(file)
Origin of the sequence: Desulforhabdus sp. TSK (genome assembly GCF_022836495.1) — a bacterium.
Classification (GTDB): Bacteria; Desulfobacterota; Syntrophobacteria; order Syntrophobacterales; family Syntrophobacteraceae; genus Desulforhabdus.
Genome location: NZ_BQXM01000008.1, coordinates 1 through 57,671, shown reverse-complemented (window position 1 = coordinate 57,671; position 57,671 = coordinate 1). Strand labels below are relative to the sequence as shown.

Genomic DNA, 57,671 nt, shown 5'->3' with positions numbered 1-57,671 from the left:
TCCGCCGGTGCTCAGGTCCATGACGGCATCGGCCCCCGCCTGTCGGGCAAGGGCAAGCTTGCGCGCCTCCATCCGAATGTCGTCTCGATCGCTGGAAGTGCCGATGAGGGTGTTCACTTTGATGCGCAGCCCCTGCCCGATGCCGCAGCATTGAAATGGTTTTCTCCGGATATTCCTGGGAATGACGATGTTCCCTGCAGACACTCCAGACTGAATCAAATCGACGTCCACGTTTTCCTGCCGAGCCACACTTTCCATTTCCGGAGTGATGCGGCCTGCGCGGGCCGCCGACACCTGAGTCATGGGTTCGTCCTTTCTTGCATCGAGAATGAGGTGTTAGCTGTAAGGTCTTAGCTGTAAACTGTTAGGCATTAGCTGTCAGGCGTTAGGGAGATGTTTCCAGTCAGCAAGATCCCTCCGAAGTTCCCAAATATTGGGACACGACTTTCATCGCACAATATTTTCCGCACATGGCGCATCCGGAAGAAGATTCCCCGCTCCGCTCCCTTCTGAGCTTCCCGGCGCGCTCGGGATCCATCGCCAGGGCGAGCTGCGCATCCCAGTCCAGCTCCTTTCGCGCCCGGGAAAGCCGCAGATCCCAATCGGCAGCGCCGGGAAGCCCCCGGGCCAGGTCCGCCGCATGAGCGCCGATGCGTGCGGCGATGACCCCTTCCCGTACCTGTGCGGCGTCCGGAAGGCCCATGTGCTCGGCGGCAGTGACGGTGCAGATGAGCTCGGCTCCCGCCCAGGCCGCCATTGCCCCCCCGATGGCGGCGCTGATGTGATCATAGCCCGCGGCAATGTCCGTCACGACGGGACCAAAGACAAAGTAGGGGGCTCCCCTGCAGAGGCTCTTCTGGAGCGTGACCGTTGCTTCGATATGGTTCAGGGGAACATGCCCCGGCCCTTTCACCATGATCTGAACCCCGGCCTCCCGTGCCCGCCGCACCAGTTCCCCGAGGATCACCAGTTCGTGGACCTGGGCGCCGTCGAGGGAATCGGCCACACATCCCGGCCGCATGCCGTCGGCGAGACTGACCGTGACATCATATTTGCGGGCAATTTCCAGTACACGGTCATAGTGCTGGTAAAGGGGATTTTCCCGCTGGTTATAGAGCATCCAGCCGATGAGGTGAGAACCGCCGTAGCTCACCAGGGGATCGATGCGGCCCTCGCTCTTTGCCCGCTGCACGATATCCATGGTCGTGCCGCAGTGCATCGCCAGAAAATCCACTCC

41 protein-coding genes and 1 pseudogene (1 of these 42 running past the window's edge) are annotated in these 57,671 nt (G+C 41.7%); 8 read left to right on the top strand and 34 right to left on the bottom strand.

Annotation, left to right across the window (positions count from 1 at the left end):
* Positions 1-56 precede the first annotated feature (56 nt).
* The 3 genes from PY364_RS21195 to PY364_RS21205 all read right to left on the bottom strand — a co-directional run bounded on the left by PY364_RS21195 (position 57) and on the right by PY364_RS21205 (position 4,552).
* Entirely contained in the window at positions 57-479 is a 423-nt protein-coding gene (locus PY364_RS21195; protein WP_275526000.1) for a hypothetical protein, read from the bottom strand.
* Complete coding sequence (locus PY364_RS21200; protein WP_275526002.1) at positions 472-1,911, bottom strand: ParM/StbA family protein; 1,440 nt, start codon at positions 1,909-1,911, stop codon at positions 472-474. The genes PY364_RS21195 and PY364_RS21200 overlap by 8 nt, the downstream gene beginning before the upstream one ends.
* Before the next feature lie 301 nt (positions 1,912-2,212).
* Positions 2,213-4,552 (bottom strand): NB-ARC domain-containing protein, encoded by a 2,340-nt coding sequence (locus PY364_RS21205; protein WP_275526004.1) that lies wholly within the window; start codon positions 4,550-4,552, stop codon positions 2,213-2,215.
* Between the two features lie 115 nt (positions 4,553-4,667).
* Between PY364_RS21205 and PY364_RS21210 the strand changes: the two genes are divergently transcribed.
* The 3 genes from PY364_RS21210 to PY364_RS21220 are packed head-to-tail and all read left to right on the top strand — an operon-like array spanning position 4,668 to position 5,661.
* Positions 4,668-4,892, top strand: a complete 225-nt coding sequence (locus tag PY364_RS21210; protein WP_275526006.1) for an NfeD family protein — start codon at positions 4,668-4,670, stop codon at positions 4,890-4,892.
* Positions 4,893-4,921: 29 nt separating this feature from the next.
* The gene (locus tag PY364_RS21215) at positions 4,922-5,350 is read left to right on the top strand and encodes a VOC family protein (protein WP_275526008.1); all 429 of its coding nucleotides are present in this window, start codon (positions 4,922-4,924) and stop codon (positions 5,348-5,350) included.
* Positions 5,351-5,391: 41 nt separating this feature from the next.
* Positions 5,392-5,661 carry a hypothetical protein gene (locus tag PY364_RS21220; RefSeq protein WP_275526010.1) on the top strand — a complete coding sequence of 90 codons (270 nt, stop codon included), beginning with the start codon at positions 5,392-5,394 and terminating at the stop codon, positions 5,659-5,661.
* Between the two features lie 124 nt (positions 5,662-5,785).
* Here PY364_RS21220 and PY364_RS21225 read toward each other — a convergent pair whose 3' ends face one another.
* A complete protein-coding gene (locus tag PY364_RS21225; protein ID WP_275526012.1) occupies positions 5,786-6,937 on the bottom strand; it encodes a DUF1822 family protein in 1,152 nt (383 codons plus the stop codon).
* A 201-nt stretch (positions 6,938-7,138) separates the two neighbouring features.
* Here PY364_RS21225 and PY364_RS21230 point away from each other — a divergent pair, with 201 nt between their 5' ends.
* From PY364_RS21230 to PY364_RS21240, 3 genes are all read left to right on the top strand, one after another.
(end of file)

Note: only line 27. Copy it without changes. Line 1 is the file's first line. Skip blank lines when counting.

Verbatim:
* From PY364_RS21230 to PY364_RS21240, 3 genes are all read left to right on the top strand, one after another.